Defendant appeals from the judgment memorializing the verdict and from the trial court's order denying his motion for a new trial. Among other things, defendant contends that the jury's award of wrongful death damages is unsupported by the evidence, particularly without any expert testimony to substantiate the pecuniary value of the loss of Patrick's advice, guidance, and companionship. We reject defendant's contention and reaffirm the longstanding principle, as expressed in Lesniak v. County of Bergen, 117 N.J. 12, 32-33 (1989), that expert testimony is not required to establish the pecuniary value of such services in claims for wrongful death. For the reasons that follow, we affirm.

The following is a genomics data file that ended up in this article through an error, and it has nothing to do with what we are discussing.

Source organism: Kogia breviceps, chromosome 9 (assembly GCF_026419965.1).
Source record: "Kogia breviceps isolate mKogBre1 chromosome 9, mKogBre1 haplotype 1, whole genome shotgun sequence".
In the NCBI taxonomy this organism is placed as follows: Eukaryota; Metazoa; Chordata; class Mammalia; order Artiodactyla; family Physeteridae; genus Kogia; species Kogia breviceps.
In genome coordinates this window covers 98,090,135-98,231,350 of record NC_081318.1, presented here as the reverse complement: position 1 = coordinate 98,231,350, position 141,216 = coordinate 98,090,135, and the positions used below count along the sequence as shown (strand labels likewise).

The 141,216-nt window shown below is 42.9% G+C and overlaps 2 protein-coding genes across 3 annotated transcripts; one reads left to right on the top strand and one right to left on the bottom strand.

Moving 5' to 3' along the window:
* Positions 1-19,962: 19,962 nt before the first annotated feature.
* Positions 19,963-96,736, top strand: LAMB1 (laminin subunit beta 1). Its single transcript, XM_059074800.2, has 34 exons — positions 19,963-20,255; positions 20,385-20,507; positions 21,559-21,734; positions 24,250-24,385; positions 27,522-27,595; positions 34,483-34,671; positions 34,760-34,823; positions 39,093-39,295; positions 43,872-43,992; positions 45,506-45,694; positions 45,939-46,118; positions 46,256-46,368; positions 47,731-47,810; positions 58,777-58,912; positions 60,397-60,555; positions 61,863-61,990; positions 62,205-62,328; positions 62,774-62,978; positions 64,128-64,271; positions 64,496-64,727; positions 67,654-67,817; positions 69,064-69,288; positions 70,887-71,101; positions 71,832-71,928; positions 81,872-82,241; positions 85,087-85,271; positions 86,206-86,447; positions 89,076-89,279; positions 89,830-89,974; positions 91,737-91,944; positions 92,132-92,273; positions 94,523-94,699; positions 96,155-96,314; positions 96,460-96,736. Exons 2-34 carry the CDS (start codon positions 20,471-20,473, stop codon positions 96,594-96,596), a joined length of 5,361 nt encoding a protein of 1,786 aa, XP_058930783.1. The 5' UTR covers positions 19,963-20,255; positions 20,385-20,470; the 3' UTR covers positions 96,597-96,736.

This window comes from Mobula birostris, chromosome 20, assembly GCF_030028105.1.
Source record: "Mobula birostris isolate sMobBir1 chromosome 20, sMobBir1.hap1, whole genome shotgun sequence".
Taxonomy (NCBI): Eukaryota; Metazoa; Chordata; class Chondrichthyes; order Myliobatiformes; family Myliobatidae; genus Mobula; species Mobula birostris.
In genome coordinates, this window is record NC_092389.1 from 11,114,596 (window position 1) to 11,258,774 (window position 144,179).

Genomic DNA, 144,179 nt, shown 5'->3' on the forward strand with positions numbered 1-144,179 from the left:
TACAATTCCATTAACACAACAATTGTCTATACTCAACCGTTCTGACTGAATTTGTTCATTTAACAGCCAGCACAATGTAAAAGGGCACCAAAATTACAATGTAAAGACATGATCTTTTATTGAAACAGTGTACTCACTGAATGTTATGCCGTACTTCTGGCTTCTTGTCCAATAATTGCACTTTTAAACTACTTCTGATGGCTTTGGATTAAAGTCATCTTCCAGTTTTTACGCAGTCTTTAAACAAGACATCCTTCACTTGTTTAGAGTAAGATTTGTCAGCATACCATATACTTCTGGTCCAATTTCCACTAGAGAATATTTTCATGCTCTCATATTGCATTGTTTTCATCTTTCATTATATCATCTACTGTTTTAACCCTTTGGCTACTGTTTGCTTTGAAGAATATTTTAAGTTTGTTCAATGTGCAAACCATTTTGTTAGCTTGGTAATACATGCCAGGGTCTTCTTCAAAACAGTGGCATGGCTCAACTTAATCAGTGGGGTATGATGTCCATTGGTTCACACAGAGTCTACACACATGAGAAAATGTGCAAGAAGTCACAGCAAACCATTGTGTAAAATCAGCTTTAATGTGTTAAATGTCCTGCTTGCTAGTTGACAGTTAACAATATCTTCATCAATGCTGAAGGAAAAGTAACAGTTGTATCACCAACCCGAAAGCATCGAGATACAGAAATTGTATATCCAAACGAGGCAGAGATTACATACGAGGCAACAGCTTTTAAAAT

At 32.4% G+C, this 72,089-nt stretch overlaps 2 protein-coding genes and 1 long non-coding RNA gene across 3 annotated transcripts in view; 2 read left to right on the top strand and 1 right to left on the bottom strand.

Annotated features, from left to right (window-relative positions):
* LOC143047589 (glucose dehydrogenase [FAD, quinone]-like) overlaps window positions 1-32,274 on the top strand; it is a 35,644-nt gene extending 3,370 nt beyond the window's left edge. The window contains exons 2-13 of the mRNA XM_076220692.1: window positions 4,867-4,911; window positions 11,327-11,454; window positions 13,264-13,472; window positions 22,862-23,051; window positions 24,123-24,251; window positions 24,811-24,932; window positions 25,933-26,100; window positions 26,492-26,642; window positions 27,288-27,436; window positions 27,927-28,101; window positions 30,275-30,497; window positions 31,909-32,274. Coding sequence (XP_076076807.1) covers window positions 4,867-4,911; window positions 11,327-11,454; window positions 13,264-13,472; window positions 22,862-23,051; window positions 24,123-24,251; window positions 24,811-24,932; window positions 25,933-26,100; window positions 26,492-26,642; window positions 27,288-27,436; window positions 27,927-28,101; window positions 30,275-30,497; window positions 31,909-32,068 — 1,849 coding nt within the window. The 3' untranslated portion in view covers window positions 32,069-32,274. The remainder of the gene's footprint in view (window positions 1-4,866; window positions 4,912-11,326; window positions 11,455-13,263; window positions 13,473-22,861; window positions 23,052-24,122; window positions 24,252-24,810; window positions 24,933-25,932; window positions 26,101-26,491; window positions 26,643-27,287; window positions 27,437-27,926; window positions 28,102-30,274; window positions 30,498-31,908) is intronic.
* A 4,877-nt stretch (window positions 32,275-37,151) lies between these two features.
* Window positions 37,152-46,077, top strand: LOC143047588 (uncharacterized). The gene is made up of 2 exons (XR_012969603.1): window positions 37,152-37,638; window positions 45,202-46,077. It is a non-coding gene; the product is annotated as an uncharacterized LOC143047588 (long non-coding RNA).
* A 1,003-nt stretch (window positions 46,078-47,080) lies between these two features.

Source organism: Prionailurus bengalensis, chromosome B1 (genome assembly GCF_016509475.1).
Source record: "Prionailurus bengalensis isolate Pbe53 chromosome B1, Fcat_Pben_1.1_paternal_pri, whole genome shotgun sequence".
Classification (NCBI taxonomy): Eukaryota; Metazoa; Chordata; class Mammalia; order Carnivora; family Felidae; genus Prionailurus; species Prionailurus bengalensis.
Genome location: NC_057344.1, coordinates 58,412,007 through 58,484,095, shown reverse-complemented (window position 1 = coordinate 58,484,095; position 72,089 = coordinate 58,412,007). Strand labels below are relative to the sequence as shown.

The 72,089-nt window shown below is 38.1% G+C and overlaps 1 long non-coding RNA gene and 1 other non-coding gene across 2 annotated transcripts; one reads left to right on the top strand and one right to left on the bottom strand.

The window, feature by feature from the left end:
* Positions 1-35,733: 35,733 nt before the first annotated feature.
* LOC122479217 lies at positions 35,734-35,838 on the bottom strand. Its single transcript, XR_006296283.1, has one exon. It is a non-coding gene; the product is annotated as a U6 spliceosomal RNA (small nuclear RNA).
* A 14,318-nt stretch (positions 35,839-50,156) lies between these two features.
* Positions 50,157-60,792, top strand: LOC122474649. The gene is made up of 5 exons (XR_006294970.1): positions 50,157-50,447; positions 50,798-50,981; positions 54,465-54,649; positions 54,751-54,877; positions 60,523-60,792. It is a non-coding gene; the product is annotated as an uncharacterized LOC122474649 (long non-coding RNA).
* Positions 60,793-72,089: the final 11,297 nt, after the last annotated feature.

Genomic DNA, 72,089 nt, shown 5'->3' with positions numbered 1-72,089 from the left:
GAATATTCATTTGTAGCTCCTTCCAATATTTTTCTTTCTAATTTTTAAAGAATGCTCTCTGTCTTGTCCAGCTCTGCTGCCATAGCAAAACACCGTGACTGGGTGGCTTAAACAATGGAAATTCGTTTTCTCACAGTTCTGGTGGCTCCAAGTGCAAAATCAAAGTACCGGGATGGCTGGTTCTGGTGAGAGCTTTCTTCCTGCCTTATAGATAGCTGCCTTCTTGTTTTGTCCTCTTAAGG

I.

         On October 2, 2013, plaintiff filed a civil action under the New Jersey Survivor's Act, N.J.S.A. 2A:15-3, and the New Jersey Wrongful Death Act, N.J.S.A. 2A:31-1 to -6, alleging that defendant's negligent operation of his motor vehicle caused Patrick's death.

         On August 15, 2016, defendant filed a pretrial motion in limine, arguing that plaintiff's wrongful death claim was barred because plaintiff was not planning to introduce any evidence substantiating the replacement cost of Patrick's advice, guidance, and companionship. The trial court denied the motion, finding it premature to decide whether plaintiff had presented a factual basis for damages.

         A jury trial took place between August 16 and August 24, 2016. We recite the relevant facts from the testimony and evidence presented at trial.

         Liability-Related Proofs